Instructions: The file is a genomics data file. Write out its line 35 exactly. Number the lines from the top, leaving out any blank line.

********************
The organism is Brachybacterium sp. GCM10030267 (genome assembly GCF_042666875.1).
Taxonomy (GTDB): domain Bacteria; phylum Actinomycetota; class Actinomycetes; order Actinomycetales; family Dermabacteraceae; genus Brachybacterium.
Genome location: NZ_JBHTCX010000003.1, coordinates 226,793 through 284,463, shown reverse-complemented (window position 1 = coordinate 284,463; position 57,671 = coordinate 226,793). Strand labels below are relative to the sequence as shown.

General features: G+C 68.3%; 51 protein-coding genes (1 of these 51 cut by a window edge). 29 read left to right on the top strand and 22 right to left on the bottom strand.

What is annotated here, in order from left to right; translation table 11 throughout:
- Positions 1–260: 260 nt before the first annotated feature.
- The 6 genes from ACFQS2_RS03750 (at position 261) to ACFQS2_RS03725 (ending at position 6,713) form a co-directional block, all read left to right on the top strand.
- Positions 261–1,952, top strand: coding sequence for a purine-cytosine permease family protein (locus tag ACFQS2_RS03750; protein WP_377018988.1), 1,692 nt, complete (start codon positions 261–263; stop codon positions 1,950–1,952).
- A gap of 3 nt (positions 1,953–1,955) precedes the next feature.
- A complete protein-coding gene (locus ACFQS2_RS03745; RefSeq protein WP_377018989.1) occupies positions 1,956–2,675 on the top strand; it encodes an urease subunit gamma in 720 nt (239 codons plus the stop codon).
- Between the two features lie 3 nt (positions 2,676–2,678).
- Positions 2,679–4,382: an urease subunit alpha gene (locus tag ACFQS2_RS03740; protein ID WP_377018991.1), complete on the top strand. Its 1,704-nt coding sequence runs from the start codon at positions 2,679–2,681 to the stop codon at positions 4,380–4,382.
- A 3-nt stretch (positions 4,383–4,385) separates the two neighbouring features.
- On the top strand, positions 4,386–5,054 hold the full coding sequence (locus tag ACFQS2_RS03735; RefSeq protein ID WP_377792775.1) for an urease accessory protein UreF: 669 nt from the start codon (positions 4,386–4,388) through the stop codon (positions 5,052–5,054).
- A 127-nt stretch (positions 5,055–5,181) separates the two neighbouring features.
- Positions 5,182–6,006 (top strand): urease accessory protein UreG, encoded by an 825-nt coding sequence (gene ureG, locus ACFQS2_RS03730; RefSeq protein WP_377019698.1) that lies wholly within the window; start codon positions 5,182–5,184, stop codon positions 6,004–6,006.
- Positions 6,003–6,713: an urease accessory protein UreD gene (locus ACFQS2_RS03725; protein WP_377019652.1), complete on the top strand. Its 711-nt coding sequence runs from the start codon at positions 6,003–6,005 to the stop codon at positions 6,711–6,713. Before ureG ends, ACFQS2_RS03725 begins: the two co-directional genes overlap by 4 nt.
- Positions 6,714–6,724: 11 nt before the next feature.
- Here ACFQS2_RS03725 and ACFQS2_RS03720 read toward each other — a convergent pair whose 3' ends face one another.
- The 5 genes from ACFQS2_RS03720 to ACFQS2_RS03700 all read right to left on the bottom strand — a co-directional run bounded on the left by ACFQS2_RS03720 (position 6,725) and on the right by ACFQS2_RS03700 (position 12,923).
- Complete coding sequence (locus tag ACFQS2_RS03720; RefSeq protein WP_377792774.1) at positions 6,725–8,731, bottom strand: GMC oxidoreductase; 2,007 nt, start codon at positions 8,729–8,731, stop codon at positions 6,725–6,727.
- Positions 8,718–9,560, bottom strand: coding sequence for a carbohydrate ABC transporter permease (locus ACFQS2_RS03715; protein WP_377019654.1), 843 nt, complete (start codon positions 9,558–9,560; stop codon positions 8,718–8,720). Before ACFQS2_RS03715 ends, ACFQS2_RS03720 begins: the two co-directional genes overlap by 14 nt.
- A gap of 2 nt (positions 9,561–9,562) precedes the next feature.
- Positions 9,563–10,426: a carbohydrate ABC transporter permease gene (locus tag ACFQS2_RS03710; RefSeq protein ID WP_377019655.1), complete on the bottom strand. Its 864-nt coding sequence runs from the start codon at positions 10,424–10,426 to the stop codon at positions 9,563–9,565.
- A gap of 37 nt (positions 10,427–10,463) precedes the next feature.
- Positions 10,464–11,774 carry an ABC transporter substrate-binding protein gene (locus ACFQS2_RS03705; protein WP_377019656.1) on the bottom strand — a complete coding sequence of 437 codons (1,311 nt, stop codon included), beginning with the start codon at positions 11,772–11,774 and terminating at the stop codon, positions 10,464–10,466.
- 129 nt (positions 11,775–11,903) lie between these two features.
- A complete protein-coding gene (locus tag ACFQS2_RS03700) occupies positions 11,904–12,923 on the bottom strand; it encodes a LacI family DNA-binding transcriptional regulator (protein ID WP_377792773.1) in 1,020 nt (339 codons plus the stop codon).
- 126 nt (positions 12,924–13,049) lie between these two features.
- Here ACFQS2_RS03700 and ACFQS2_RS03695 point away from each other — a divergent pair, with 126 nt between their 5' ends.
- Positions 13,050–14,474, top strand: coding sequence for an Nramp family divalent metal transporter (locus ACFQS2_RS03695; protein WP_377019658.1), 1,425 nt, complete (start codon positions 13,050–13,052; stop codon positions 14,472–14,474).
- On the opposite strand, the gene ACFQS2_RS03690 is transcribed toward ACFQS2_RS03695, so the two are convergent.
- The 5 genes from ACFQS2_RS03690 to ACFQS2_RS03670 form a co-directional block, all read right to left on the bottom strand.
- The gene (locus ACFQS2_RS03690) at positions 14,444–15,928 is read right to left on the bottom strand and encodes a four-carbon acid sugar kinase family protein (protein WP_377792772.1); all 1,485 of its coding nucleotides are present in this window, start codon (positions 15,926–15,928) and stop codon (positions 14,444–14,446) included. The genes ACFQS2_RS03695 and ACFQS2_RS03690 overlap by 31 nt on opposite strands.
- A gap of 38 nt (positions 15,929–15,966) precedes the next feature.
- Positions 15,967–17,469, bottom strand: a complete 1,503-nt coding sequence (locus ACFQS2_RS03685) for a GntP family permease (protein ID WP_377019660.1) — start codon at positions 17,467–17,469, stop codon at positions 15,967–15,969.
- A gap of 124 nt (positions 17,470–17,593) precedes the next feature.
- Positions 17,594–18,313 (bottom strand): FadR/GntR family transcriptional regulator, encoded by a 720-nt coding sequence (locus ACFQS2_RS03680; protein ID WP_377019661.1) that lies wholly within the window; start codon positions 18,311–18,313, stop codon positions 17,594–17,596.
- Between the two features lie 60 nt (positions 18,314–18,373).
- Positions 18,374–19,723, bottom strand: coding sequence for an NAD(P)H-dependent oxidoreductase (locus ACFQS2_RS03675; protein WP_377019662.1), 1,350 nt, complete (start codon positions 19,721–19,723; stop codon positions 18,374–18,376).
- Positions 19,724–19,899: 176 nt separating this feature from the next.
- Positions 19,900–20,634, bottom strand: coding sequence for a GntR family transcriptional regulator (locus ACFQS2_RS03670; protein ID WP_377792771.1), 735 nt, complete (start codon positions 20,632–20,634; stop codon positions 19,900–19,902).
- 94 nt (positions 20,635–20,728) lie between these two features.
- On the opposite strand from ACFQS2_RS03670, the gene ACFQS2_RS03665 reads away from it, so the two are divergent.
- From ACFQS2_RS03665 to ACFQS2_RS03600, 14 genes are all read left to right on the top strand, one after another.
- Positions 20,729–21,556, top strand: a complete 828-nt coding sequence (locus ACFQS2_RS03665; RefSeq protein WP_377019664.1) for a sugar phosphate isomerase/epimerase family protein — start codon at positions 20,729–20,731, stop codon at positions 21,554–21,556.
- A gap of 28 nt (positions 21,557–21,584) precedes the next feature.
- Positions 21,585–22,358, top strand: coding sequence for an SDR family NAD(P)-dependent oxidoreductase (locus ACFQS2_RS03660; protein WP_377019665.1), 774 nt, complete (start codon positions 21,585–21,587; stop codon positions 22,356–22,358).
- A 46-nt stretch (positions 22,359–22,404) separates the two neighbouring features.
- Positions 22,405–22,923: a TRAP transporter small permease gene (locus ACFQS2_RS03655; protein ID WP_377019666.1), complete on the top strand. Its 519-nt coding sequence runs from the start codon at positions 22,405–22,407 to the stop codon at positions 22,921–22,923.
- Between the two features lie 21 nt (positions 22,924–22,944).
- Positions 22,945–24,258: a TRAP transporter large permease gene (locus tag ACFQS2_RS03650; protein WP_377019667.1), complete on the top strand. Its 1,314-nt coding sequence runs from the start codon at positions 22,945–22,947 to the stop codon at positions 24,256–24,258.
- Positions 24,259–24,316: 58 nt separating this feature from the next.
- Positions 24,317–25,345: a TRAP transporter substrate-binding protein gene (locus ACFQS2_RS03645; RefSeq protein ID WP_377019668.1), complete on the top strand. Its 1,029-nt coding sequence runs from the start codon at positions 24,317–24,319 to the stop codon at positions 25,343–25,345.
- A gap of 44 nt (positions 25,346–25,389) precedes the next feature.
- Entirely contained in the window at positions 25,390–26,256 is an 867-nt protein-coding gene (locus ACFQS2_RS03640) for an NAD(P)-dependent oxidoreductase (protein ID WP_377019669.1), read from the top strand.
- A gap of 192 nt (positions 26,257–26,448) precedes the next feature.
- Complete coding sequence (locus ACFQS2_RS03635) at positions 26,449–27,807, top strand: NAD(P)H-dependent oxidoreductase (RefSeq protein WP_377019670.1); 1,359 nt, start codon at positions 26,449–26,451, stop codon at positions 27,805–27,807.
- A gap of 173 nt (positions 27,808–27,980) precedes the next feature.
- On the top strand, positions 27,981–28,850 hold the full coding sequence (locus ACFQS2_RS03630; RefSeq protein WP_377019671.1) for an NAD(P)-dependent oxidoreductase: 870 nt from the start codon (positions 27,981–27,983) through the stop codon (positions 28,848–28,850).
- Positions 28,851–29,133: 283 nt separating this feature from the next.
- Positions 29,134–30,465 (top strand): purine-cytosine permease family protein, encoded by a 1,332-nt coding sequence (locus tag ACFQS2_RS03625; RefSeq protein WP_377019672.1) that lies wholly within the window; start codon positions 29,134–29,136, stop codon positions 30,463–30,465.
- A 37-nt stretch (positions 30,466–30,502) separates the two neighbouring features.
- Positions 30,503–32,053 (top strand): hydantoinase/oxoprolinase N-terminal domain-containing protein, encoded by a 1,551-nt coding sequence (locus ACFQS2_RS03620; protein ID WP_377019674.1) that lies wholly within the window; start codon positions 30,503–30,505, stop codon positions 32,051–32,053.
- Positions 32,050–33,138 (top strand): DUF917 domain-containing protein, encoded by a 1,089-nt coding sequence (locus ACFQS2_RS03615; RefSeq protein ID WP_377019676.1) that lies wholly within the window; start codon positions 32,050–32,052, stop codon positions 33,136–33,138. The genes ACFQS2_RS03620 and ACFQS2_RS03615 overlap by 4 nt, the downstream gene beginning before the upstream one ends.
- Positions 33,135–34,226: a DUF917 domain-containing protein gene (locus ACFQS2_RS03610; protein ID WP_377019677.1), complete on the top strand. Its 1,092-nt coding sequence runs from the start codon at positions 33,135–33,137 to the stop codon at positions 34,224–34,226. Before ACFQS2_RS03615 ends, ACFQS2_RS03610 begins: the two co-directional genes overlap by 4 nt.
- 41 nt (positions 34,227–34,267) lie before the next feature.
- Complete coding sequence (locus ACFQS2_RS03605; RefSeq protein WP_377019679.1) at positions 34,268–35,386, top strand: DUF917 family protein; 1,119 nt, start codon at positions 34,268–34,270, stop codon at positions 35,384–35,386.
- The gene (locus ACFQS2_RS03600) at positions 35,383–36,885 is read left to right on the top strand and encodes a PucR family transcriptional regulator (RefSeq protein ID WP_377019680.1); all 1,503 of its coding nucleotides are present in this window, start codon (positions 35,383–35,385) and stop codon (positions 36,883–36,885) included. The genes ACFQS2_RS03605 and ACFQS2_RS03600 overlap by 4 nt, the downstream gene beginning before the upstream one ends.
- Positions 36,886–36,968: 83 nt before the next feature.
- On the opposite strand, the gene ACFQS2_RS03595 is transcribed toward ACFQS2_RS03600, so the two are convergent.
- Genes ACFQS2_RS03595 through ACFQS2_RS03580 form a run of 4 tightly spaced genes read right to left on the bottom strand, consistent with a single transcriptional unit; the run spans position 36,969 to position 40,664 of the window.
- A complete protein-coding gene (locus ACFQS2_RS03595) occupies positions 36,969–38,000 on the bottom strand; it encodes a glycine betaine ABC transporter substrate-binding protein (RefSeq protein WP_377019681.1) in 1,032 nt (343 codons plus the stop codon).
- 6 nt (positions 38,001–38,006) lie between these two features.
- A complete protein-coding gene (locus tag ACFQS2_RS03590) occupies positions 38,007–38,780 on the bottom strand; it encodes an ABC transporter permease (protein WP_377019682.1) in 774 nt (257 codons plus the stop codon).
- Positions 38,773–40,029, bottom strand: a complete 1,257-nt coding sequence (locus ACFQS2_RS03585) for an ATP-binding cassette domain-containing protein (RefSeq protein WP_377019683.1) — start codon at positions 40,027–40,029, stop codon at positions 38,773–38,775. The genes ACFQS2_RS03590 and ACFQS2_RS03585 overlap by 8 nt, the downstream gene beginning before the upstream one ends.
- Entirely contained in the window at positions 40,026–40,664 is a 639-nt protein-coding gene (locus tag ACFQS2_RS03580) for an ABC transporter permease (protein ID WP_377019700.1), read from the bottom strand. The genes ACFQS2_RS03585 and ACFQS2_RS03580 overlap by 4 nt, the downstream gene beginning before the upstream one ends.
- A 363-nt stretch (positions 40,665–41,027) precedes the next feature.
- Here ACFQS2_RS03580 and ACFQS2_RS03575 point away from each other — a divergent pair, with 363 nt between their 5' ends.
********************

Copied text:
- A gap of 38 nt (positions 15,929–15,966) precedes the next feature.